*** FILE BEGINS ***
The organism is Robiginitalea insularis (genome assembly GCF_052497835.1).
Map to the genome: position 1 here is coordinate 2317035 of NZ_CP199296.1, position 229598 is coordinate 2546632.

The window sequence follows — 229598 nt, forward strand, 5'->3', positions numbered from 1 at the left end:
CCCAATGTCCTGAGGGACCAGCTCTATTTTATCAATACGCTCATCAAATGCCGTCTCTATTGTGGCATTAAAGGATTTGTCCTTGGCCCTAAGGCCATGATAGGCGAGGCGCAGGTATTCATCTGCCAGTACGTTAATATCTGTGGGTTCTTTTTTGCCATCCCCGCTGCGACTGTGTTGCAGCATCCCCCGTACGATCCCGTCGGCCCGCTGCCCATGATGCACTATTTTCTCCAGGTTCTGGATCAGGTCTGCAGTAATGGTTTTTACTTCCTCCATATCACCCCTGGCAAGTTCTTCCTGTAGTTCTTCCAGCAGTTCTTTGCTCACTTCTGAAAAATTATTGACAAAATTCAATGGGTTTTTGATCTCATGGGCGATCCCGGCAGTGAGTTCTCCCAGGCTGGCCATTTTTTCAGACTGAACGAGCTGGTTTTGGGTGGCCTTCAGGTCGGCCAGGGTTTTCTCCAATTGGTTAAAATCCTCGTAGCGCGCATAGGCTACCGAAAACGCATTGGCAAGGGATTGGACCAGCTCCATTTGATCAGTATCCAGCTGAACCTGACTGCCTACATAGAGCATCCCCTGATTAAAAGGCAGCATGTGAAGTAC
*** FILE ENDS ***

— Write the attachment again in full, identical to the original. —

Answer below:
The organism is Robiginitalea insularis (genome assembly GCF_052497835.1).
Map to the genome: position 1 here is coordinate 2317035 of NZ_CP199296.1, position 229598 is coordinate 2546632.

The window sequence follows — 229598 nt, forward strand, 5'->3', positions numbered from 1 at the left end:
CCCAATGTCCTGAGGGACCAGCTCTATTTTATCAATACGCTCATCAAATGCCGTCTCTATTGTGGCATTAAAGGATTTGTCCTTGGCCCTAAGGCCATGATAGGCGAGGCGCAGGTATTCATCTGCCAGTACGTTAATATCTGTGGGTTCTTTTTTGCCATCCCCGCTGCGACTGTGTTGCAGCATCCCCCGTACGATCCCGTCGGCCCGCTGCCCATGATGCACTATTTTCTCCAGGTTCTGGATCAGGTCTGCAGTAATGGTTTTTACTTCCTCCATATCACCCCTGGCAAGTTCTTCCTGTAGTTCTTCCAGCAGTTCTTTGCTCACTTCTGAAAAATTATTGACAAAATTCAATGGGTTTTTGATCTCATGGGCGATCCCGGCAGTGAGTTCTCCCAGGCTGGCCATTTTTTCAGACTGAACGAGCTGGTTTTGGGTGGCCTTCAGGTCGGCCAGGGTTTTCTCCAATTGGTTAAAATCCTCGTAGCGCGCATAGGCTACCGAAAACGCATTGGCAAGGGATTGGACCAGCTCCATTTGATCAGTATCCAGCTGAACCTGACTGCCTACATAGAGCATCCCCTGATTAAAAGGCAGCATGTGAAGTAC